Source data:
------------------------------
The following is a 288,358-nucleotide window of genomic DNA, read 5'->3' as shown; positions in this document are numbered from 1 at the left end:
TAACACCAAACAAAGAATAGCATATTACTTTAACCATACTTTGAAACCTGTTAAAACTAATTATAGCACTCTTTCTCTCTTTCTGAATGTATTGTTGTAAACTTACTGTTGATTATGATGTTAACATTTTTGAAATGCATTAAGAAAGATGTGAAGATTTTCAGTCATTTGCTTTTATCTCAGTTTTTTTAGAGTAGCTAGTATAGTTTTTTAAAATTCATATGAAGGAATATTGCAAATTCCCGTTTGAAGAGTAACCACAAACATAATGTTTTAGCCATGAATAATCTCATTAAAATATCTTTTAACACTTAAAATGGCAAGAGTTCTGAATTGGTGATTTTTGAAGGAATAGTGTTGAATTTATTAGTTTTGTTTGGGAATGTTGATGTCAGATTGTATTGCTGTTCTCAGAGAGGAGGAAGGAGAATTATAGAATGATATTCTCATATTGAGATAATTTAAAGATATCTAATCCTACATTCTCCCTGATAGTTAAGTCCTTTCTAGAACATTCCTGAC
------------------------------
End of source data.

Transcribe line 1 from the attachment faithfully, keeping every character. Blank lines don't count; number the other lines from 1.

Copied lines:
The following is a 288,358-nucleotide window of genomic DNA, read 5'->3' as shown; positions in this document are numbered from 1 at the left end: